And while David has apparently returned to the privacy of his home in Unquillo, the question is - and now?
There are some posts that I still want to write, including for the "A Look Back..." series. Plus the more general reviews I've mentioned in the comments. In short, for those very few still sticking around at this point - there will be several new posts next month.
But first of all, here's another edition of "In Pictures".
This time with eleven photos taken on eleven very happy days for David - those days when he got to pose with the champion's trophy, and not just with the runner-up plate like in this case here (Montréal 2003).
To view click "Read more" below.
A few weeks before his big breakthrough at Wimbledon David won his first ATP title against the same opponent he'd face in his last match on the Tour, almost exactly eleven years later - Jarkko Nieminen.
On his way to the final and to winning the famous Estoril vase, a 20-year-old David beat three Spanish clay-courters, including Juan Carlos Ferrero, ranked #3 at the time.
Six months later David got to lift (and kiss) the rather more old-school trophy at Basel. Back then, indoor tournaments were still held on carpet and the final at Basel was still played best-of-five. Though David only needed three sets against Fernando Gonzalez (after wins over Tim Henman and Roger Federer in the previous rounds).
After an epic battle against Nicolas Lapentti in the first round David didn't drop more than five games in any of his other matches that week, also not in the final against Andrei Pavel. A great week at Munich and every reason to be happy. But it can be assumed that David was a lot more happy about the BMW he won along with the title than about the trophy.
Seven months later, David won another German car. Though it was a Mercedes, and this time the car was a welcome side effect of David's biggest triumph. How it all happened, from David getting called back from his holidays to his comeback victory over Roger Federer in the final, all of that will be the subject of another "A Look Back..." post. Coming soon.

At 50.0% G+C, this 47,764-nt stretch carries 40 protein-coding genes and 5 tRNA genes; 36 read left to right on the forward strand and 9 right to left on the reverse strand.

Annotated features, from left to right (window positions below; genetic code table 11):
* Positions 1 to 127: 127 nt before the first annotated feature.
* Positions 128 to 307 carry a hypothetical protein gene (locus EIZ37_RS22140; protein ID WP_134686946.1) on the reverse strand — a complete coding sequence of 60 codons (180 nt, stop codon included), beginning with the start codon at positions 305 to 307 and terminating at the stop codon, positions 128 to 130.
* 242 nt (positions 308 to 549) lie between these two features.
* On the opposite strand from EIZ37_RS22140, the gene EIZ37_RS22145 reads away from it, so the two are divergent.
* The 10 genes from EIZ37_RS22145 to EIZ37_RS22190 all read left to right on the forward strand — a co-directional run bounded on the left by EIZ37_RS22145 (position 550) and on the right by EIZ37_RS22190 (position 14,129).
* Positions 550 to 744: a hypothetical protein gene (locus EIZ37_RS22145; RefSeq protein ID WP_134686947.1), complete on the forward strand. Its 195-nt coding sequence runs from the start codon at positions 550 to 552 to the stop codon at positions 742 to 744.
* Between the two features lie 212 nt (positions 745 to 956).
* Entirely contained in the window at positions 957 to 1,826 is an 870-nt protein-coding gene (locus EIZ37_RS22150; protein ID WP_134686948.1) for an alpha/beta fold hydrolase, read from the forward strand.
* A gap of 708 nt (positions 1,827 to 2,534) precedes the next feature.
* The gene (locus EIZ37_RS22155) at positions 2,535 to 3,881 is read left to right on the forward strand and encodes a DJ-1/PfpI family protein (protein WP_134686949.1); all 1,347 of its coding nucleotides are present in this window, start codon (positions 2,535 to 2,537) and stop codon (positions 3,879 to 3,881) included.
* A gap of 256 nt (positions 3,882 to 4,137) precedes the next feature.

It's the only tournament he won more than once - in May 2006 David got to lift the Estoril vase once again (while getting doused with champagne by Diego Rodriguez). He had a bit of luck with the draw that week, facing opponents ranked from #78 (Mahut) to #522 (Chardy). In the final, however, he beat Nikolay Davydenko. (And this point from the match was chosen as Play of the Week.)
When David lifted this Masters Shield on the court at Madrid it was after achieving something that was first achieved by his childhood idol Boris Becker - beating the world's number one, two and three in the course of the same week (a look back here). And a new myth was also born that week - the one about David's full name being Gervasio Esteban David Ezequiel Nalbandian (debunked here).
Exactly two weeks later, David added a second Masters Shield to his collection. As well as the Paris trophy, easily the ugliest one among his ATP trophies (photographical evidence and a look back here). But in terms of the level of play he showed that week, it was probably the best and most impressive performance in David's career.
Out of the titles he won at smaller events this one has to be the one that meant the most to David - winning his home tournament at the BALTC. The most dramatic match was the night-session quarterfinal against Potito Starace, with a raucous Diego Maradona in the stands. The final as well was no walk in the park but after almost three hours David overcame Chucho Acasuso.
A much easier week David had in Stockholm that year. About an hour on court per day and never dropping more than five games per match - that was how David made his way through the rounds. Only Robin Söderling in the final put up more of a fight (post here) but he as well couldn't stop David from getting his hands on the Stockholm trophy.
Three months later David won his first outdoor hardcourt title at Sydney. With the added bonus of a win over Lleyton Hewitt along the way. As well as over Richard Gasquet, who seemed to know what would happen (clip). In the final, David got to face another old acquaintance - Jarkko Nieminen became the only player David faced in two finals and beat both times (highlights here).
David's only title after the first hip surgery came when nobody expected it - after another injury break and only two matches in the previous four months. A wild card at this event, David marched through the early rounds (including a win over Stanislas Wawrinka) and only dropped one set on his way to the final, where he beat Marcos Baghdatis (post here). Who called him a "pain in the ass" during the trophy ceremony
- affectionately, of course.